Dunn I, Woolliams J, Wilson P, Icken W, Cavero D, Jones A, Quinlan-Pluck F, Williams G, Olori V, Bain, M M.
Background: The cuticle is an invisible glycosylated protein layer that covers the outside of the eggshell and forms a barrier to the transmission of microorganisms. Cuticle-specific staining and in situ absorbance measurements have been used to quantify cuticle deposition in several pure breeds of chicken. For brown eggs, a pre-stain and a post-stain absorbance measurement is required to correct for intrinsic absorption by the natural pigment. For white eggs, a post-stain absorbance measurement alone is sufficient to estimate cuticle deposition. The objective of the research was to estimate genetic parameters and provide data to promote adoption of the technique to increase cuticle deposition and reduce vertical transmission of microorganisms.
Results: For all pure breeds examined here, i.e. Rhode Island Red, two White Leghorns, White Rock and a broiler breed, the estimate of heritability for cuticle deposition from a meta-analysis was moderately high (0.38 ± 0.04). In the Rhode Island Red breed, the estimate of the genetic correlation between measurements recorded at early and late times during the egg-laying period was ~ 1. There was no negative genetic correlation between cuticle deposition and production traits. Estimates of the genetic correlation of cuticle deposition with shell color ranged from negative values or 0 in brown-egg layers to positive values in white- or tinted-egg layers. Using the intrinsic fluorescence of tryptophan in the cuticle proteins to quantify the amount of cuticle deposition failed because of complex quenching processes. Tryptophan fluorescence intensity at 330 nm was moderately heritable, but there was no evidence of a non-zero genetic correlation with cuticle deposition. This was complicated furthermore by a negative genetic correlation of fluorescence with color in brown eggs, due to the quenching of tryptophan fluorescence by energy transfer to protoporphyrin pigment. We also confirmed that removal of the cuticle increased reflection of ultraviolet wavelengths from the egg.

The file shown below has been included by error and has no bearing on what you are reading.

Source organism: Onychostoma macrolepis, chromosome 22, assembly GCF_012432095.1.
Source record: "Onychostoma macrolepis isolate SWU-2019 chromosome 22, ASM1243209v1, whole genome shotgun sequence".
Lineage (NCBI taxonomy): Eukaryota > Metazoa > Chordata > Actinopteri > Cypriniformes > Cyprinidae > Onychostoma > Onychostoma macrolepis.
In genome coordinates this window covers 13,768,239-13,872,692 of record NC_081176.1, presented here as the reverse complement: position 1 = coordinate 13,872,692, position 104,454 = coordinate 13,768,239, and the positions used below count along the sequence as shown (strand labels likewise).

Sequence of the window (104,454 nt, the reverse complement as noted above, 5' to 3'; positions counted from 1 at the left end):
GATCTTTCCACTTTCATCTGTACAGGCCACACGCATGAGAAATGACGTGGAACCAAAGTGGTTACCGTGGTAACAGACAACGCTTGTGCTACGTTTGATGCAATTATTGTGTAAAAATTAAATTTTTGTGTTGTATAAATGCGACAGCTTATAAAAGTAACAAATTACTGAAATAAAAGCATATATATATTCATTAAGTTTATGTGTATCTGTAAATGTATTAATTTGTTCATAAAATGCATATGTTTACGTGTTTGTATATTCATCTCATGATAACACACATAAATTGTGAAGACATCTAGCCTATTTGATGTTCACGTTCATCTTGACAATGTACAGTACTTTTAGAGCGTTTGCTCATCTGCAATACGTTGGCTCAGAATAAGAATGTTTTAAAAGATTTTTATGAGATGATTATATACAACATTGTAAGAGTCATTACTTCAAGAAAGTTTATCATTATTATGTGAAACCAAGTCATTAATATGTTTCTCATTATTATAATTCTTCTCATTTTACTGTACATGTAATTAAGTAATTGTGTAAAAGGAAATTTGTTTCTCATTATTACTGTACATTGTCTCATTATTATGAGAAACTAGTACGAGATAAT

Conclusions: These results provide additional evidence for the need to incorporate cuticle deposition into breeding programs of egg- and meat-type birds in order to reduce vertical and horizontal transmission of potentially pathogenic organisms and to help improve biosecurity in poultry.